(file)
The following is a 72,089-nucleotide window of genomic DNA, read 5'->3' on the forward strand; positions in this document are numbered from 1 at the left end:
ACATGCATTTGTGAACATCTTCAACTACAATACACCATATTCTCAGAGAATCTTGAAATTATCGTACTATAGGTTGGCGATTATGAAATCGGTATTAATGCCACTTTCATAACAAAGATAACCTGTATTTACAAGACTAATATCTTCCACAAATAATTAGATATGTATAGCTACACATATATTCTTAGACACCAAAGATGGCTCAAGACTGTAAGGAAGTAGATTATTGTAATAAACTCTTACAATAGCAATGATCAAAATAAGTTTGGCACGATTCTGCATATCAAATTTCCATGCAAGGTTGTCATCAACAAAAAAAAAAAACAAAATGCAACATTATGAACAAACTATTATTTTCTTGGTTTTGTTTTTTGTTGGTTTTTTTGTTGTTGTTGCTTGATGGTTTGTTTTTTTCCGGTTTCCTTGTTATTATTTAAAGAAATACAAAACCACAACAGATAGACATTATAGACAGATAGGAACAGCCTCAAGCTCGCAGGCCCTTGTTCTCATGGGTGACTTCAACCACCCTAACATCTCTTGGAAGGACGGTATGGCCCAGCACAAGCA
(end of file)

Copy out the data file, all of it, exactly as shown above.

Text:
The following is a 72,089-nucleotide window of genomic DNA, read 5'->3' on the forward strand; positions in this document are numbered from 1 at the left end:
ACATGCATTTGTGAACATCTTCAACTACAATACACCATATTCTCAGAGAATCTTGAAATTATCGTACTATAGGTTGGCGATTATGAAATCGGTATTAATGCCACTTTCATAACAAAGATAACCTGTATTTACAAGACTAATATCTTCCACAAATAATTAGATATGTATAGCTACACATATATTCTTAGACACCAAAGATGGCTCAAGACTGTAAGGAAGTAGATTATTGTAATAAACTCTTACAATAGCAATGATCAAAATAAGTTTGGCACGATTCTGCATATCAAATTTCCATGCAAGGTTGTCATCAACAAAAAAAAAAAACAAAATGCAACATTATGAACAAACTATTATTTTCTTGGTTTTGTTTTTTGTTGGTTTTTTTGTTGTTGTTGCTTGATGGTTTGTTTTTTTCCGGTTTCCTTGTTATTATTTAAAGAAATACAAAACCACAACAGATAGACATTATAGACAGATAGGAACAGCCTCAAGCTCGCAGGCCCTTGTTCTCATGGGTGACTTCAACCACCCTAACATCTCTTGGAAGGACGGTATGGCCCAGCACAAGCA